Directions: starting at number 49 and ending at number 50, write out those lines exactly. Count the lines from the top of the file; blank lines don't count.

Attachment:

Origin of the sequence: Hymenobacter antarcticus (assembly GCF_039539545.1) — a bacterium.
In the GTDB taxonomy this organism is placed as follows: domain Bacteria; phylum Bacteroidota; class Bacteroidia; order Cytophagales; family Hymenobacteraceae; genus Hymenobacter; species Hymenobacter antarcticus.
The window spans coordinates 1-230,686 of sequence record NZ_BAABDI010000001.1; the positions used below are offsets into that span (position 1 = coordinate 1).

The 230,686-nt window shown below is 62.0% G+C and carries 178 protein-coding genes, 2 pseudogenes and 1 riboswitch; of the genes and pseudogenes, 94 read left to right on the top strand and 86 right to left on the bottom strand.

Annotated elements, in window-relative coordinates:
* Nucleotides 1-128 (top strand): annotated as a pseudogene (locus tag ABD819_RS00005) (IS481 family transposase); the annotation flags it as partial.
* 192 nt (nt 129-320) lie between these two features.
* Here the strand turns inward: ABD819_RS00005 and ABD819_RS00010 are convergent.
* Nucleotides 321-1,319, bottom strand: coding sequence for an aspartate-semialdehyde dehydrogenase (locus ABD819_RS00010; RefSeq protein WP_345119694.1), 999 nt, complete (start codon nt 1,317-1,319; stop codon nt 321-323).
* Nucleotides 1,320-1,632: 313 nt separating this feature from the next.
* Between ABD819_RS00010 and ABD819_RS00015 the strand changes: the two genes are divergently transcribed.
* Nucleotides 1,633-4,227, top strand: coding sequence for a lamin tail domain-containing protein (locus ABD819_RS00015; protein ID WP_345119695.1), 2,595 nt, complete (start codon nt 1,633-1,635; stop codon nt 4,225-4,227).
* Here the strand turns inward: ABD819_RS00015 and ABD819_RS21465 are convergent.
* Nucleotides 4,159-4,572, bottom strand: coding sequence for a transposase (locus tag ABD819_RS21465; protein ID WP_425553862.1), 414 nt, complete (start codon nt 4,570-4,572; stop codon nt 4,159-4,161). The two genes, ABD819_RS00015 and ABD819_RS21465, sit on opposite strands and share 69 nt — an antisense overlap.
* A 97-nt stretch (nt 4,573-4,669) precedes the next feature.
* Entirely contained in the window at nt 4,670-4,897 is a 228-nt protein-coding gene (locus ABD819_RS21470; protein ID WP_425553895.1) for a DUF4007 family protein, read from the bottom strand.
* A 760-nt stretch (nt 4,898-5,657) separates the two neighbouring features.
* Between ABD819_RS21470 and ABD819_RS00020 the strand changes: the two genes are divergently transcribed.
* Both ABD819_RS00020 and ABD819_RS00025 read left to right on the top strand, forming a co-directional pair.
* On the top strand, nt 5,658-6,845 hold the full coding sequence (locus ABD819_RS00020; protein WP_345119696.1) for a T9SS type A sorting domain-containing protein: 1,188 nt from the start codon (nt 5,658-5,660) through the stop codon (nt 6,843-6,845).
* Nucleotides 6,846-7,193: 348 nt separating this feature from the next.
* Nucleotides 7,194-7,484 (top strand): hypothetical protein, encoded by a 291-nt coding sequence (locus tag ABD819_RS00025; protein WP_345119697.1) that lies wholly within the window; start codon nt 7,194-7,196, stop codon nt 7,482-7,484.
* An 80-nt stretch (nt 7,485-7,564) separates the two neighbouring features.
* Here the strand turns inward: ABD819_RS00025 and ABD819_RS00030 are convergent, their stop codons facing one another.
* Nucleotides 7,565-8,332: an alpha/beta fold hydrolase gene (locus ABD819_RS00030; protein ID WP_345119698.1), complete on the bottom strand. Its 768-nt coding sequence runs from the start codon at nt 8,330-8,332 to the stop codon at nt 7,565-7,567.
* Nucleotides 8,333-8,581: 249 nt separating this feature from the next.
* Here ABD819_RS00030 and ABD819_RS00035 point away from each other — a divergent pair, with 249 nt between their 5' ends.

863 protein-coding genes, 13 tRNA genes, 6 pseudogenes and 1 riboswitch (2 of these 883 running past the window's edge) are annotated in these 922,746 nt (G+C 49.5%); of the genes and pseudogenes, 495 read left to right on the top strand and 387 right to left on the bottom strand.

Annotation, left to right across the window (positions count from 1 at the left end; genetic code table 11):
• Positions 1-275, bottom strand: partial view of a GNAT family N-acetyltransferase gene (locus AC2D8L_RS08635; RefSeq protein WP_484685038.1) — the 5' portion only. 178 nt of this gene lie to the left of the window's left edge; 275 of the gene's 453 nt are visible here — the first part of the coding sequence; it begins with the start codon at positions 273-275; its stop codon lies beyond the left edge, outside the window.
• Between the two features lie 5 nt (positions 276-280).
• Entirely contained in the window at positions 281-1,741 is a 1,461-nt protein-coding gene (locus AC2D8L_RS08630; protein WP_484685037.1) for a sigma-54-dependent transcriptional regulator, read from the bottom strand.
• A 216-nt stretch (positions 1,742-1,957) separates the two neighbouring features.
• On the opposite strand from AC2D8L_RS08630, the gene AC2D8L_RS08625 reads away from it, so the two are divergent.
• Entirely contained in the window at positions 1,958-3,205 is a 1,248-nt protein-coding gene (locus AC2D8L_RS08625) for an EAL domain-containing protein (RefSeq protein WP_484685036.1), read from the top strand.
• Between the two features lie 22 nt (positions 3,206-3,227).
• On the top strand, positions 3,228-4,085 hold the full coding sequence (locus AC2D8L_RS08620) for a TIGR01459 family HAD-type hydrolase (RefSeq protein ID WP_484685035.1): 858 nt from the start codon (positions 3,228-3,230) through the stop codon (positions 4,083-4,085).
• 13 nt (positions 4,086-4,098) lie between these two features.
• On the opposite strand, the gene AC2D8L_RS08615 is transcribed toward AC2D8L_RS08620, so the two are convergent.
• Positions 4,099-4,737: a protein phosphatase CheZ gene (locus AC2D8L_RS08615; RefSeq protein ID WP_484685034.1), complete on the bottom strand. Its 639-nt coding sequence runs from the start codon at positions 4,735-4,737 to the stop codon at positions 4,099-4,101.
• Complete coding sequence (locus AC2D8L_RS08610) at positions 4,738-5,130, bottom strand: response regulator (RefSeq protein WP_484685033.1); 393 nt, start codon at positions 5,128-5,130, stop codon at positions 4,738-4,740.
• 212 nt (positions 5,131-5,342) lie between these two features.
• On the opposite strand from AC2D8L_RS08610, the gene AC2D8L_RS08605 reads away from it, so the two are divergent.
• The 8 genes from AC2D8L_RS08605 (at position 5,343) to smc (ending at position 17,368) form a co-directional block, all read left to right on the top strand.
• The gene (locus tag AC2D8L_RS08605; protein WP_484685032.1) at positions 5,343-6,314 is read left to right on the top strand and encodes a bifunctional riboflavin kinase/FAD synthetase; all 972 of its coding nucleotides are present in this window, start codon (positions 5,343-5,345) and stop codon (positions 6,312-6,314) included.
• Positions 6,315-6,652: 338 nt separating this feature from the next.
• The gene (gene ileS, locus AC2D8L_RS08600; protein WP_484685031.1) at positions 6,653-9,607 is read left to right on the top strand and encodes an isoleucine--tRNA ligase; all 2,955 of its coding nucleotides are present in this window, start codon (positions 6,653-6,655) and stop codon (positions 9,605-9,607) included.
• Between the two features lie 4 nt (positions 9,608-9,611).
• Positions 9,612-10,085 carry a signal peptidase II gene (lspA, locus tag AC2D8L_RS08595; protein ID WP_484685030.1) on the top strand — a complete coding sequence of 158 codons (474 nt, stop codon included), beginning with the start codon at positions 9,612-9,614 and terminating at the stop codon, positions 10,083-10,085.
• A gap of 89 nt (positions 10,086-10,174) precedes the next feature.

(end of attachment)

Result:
• Positions 9,612-10,085 carry a signal peptidase II gene (lspA, locus tag AC2D8L_RS08595; protein ID WP_484685030.1) on the top strand — a complete coding sequence of 158 codons (474 nt, stop codon included), beginning with the start codon at positions 9,612-9,614 and terminating at the stop codon, positions 10,083-10,085.
• A gap of 89 nt (positions 10,086-10,174) precedes the next feature.